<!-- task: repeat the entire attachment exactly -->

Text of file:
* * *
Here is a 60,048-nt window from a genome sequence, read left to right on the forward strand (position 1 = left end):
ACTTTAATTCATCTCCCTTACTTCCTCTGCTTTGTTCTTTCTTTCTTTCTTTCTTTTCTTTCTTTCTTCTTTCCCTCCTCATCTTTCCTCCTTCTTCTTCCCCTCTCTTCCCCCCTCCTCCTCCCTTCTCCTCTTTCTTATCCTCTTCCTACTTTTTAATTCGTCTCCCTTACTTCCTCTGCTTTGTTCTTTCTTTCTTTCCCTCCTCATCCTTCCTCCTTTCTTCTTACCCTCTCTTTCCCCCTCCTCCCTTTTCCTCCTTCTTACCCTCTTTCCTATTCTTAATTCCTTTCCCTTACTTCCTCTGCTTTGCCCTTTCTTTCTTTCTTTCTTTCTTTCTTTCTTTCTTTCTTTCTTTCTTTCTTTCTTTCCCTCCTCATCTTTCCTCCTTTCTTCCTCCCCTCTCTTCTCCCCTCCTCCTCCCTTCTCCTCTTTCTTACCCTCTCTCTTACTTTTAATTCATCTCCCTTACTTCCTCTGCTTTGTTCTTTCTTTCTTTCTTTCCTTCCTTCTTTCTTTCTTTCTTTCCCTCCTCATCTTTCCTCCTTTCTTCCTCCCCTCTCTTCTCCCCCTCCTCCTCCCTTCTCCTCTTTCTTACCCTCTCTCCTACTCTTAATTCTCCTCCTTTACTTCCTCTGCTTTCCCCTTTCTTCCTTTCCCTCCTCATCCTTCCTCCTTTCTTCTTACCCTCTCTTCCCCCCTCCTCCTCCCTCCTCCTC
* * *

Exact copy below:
Here is a 60,048-nt window from a genome sequence, read left to right on the forward strand (position 1 = left end):
ACTTTAATTCATCTCCCTTACTTCCTCTGCTTTGTTCTTTCTTTCTTTCTTTCTTTTCTTTCTTTCTTCTTTCCCTCCTCATCTTTCCTCCTTCTTCTTCCCCTCTCTTCCCCCCTCCTCCTCCCTTCTCCTCTTTCTTATCCTCTTCCTACTTTTTAATTCGTCTCCCTTACTTCCTCTGCTTTGTTCTTTCTTTCTTTCCCTCCTCATCCTTCCTCCTTTCTTCTTACCCTCTCTTTCCCCCTCCTCCCTTTTCCTCCTTCTTACCCTCTTTCCTATTCTTAATTCCTTTCCCTTACTTCCTCTGCTTTGCCCTTTCTTTCTTTCTTTCTTTCTTTCTTTCTTTCTTTCTTTCTTTCTTTCTTTCTTTCCCTCCTCATCTTTCCTCCTTTCTTCCTCCCCTCTCTTCTCCCCTCCTCCTCCCTTCTCCTCTTTCTTACCCTCTCTCTTACTTTTAATTCATCTCCCTTACTTCCTCTGCTTTGTTCTTTCTTTCTTTCTTTCCTTCCTTCTTTCTTTCTTTCTTTCCCTCCTCATCTTTCCTCCTTTCTTCCTCCCCTCTCTTCTCCCCCTCCTCCTCCCTTCTCCTCTTTCTTACCCTCTCTCCTACTCTTAATTCTCCTCCTTTACTTCCTCTGCTTTCCCCTTTCTTCCTTTCCCTCCTCATCCTTCCTCCTTTCTTCTTACCCTCTCTTCCCCCCTCCTCCTCCCTCCTCCTC